What shall we say about this year that is about to expire?
When it comes to technology in the insurance space, the rule of thumb has always been to stay far behind the bleeding-edge wave and proceed with great caution, based on the success or damage observed. I suppose we can take some comfort in the thought that in 2010, the rule has been obeyed in spades. Why is that comforting? Because, as we all know, the insurance industry loses its lunch over the idea of taking a risk, and while that may frustrate propeller-heads like me, it is what has kept the industry from plunging to the depths when events like the dot-com bust hit.
As previously noted here, spending on IT across industries in general is expected to rise modestly in 2011, but in very few places do we see organizations dedicating additional funds to hiring back full-time workers. To me, that indicates the all kinds of organizations lack confidence in the alleged economic recovery. Our industry in particular continues to see layoffs, while IT shortfalls are likely to be covered through giving additional hours to existing personnel or via outsourcing, rather than local hiring.
When the economic bomb dropped on the insurance industry (and everywhere else) in 2008, we scrambled into our secure bunkers for safety from the attack and to avoid the fallout. This is where most in our industry now find themselves, peering nervously out of their concrete strongholds and waiting, as they always do, for the radiation count to drop to zero before they emerge and pull their wallets out of their pockets.
The emphasis during 2010, not surprisingly, was on “doing more with less.” Nevertheless, insurers are smart enough to know that they must remain competitive and that they must be prepared for the recovery when it actually happens. When carriers peer out of their bunkers, however, they can easily see that their competitors, for the most part, are doing very little technologically on the competition front. Most are simply not willing to risk a significant IT investment, especially when their rivals are obviously not doing so. As a result, just treading water has been sufficient for carriers to maintain their competitive status in 2010.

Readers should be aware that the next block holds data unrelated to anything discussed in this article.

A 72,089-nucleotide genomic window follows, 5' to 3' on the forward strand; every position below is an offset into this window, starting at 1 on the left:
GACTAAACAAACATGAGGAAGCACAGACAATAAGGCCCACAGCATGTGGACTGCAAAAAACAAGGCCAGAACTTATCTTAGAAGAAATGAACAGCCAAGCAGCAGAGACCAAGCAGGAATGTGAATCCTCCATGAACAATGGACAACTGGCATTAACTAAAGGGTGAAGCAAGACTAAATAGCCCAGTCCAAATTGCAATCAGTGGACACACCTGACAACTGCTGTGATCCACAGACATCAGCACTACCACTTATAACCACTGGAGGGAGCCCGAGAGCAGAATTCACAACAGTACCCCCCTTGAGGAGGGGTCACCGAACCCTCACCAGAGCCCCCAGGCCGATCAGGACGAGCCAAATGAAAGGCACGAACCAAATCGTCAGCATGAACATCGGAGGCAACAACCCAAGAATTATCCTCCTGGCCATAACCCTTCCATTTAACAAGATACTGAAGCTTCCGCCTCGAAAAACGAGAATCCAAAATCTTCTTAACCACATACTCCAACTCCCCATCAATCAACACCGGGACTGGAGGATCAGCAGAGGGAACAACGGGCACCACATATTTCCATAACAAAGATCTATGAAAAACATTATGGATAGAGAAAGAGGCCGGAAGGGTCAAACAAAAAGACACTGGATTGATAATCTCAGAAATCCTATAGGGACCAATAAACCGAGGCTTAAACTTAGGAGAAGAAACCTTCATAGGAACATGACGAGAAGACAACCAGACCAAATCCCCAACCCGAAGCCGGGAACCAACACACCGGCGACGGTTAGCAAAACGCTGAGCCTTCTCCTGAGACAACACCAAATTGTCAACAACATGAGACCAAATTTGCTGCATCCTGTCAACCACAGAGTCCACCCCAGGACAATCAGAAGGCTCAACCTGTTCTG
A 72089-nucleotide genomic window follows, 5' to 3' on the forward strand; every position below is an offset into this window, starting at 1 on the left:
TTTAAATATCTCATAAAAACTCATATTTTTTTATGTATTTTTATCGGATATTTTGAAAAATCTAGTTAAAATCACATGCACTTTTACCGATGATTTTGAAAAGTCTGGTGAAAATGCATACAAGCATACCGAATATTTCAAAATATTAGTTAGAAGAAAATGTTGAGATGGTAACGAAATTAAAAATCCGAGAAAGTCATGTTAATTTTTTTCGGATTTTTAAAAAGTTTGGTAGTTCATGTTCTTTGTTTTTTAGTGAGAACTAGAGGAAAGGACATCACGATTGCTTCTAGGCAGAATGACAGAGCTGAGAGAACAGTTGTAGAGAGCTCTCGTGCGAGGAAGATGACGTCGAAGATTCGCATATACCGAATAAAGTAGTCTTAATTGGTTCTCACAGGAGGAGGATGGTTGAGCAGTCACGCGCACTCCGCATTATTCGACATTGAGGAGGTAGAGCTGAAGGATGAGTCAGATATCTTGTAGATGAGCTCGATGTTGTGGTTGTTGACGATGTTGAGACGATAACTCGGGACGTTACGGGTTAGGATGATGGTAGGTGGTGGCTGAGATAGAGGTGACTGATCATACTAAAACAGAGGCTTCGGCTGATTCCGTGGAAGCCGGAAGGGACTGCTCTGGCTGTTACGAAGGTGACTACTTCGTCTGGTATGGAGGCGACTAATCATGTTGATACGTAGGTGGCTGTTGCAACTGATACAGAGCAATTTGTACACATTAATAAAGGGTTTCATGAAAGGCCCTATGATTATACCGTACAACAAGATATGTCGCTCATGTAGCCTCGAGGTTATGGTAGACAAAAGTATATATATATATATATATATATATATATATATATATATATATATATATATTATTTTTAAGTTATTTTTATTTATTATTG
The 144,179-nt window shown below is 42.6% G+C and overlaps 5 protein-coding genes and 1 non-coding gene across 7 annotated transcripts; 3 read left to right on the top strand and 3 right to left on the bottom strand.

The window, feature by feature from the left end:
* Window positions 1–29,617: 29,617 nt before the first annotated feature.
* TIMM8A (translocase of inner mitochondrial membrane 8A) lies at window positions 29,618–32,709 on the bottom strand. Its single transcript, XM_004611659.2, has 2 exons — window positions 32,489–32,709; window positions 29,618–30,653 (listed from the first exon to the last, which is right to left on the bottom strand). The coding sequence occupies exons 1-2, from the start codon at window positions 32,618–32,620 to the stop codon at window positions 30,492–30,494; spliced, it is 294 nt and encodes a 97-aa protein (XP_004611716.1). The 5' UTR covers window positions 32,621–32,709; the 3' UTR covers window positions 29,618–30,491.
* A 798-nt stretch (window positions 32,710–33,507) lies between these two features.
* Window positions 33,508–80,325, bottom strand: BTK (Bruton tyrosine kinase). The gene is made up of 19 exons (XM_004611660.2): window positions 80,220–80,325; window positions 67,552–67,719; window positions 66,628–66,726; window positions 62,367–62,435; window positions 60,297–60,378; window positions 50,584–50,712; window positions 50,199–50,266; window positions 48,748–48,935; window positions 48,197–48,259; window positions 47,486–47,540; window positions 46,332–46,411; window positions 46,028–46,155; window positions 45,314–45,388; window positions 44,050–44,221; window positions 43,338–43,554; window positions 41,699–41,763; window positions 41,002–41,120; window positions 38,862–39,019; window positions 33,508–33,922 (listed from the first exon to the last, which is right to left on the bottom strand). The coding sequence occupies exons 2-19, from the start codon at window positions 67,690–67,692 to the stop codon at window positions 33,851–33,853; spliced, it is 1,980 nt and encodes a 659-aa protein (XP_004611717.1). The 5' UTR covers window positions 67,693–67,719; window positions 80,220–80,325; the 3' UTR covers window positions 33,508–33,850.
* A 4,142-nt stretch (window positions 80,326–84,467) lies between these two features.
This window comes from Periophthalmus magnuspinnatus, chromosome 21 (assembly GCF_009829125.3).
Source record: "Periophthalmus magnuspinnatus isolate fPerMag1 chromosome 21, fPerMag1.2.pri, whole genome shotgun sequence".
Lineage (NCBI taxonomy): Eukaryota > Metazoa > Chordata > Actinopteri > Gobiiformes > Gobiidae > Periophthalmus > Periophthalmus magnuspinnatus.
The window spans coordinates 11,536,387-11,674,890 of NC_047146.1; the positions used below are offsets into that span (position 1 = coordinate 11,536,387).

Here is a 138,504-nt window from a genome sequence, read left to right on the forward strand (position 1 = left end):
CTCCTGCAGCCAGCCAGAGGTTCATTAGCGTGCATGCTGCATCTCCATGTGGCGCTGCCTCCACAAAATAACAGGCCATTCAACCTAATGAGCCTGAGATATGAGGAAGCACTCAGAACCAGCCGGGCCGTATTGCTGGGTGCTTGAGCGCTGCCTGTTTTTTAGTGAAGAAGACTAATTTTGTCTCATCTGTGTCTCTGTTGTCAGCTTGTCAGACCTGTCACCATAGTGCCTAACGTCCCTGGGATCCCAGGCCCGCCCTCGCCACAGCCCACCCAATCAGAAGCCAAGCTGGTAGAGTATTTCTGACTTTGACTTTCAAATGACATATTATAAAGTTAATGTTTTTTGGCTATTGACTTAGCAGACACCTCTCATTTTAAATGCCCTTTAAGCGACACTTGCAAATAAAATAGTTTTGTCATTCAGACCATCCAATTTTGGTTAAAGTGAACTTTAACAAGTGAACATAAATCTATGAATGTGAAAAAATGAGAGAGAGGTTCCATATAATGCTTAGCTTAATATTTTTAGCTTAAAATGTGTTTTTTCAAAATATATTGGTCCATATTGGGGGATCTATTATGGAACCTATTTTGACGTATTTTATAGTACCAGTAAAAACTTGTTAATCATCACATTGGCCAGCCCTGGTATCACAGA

Certainly, there has been much talk in insurance circles about forward-looking initiatives, such as leveraging social media for marketing purposes. What gets lost amid the talk, however, is that such efforts really don’t cost a lot of money. Of course—as also documented here—social media sites are risky places to be, so insurers are again being very careful in dipping their toes in this particular swimming pool.
In summary, 2010 has not been a year in which we saw anything like technological mojo among insurance enterprises. On the positive side, however, the industry has leveraged its cautious character to remain relatively stable and strong in troubled times, especially when compared with other industries.
Will 2011 be different? Stay tuned for the official guru forecast next time.
Ara C. Trembly (www.aratremblytechnology.com) is the founder of Ara Trembly, The Tech Consultant, and a longtime observer of technology in insurance and financial services.
Readers are encouraged to respond to Ara using the “Add Your Comments” box below. He can also be reached at firstname.lastname@example.org.
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